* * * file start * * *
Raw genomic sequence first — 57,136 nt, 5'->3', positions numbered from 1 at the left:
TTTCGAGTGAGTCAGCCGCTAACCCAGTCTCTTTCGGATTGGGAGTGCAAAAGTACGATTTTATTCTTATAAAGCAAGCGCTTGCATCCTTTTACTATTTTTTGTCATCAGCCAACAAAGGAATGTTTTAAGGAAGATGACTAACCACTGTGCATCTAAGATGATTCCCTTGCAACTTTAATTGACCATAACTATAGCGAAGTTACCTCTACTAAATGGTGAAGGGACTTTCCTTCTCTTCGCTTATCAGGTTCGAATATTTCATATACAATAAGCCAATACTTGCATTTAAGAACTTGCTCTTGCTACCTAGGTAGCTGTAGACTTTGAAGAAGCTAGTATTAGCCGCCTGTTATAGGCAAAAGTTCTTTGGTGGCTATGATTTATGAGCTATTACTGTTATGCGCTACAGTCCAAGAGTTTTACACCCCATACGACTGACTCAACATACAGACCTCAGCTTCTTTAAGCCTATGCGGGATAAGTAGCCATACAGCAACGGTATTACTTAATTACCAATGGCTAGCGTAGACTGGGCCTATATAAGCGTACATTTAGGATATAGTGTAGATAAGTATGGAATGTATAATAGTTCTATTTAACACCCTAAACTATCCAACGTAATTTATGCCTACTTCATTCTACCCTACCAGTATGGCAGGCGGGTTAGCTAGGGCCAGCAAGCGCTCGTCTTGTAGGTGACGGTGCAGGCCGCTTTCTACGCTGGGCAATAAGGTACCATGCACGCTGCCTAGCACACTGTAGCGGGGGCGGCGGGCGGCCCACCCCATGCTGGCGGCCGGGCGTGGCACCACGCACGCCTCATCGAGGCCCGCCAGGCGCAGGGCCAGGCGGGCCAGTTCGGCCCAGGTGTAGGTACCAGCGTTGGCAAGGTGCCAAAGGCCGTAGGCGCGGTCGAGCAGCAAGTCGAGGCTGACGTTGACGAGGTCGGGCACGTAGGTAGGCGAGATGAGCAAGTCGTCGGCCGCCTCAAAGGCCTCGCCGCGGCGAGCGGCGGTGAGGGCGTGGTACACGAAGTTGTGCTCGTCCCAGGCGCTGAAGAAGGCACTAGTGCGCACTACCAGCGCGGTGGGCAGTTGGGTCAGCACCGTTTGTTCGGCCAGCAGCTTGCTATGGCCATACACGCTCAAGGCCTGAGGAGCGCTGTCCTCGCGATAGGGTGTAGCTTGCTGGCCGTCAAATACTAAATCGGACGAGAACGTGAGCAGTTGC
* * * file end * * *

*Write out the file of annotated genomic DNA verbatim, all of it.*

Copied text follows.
Raw genomic sequence first — 57,136 nt, 5'->3', positions numbered from 1 at the left:
TTTCGAGTGAGTCAGCCGCTAACCCAGTCTCTTTCGGATTGGGAGTGCAAAAGTACGATTTTATTCTTATAAAGCAAGCGCTTGCATCCTTTTACTATTTTTTGTCATCAGCCAACAAAGGAATGTTTTAAGGAAGATGACTAACCACTGTGCATCTAAGATGATTCCCTTGCAACTTTAATTGACCATAACTATAGCGAAGTTACCTCTACTAAATGGTGAAGGGACTTTCCTTCTCTTCGCTTATCAGGTTCGAATATTTCATATACAATAAGCCAATACTTGCATTTAAGAACTTGCTCTTGCTACCTAGGTAGCTGTAGACTTTGAAGAAGCTAGTATTAGCCGCCTGTTATAGGCAAAAGTTCTTTGGTGGCTATGATTTATGAGCTATTACTGTTATGCGCTACAGTCCAAGAGTTTTACACCCCATACGACTGACTCAACATACAGACCTCAGCTTCTTTAAGCCTATGCGGGATAAGTAGCCATACAGCAACGGTATTACTTAATTACCAATGGCTAGCGTAGACTGGGCCTATATAAGCGTACATTTAGGATATAGTGTAGATAAGTATGGAATGTATAATAGTTCTATTTAACACCCTAAACTATCCAACGTAATTTATGCCTACTTCATTCTACCCTACCAGTATGGCAGGCGGGTTAGCTAGGGCCAGCAAGCGCTCGTCTTGTAGGTGACGGTGCAGGCCGCTTTCTACGCTGGGCAATAAGGTACCATGCACGCTGCCTAGCACACTGTAGCGGGGGCGGCGGGCGGCCCACCCCATGCTGGCGGCCGGGCGTGGCACCACGCACGCCTCATCGAGGCCCGCCAGGCGCAGGGCCAGGCGGGCCAGTTCGGCCCAGGTGTAGGTACCAGCGTTGGCAAGGTGCCAAAGGCCGTAGGCGCGGTCGAGCAGCAAGTCGAGGCTGACGTTGACGAGGTCGGGCACGTAGGTAGGCGAGATGAGCAAGTCGTCGGCCGCCTCAAAGGCCTCGCCGCGGCGAGCGGCGGTGAGGGCGTGGTACACGAAGTTGTGCTCGTCCCAGGCGCTGAAGAAGGCACTAGTGCGCACTACCAGCGCGGTGGGCAGTTGGGTCAGCACCGTTTGTTCGGCCAGCAGCTTGCTATGGCCATACACGCTCAAGGCCTGAGGAGCGCTGTCCTCGCGATAGGGTGTAGCTTGCTGGCCGTCAAATACTAAATCGGACGAGAACGTGAGCAGTTGC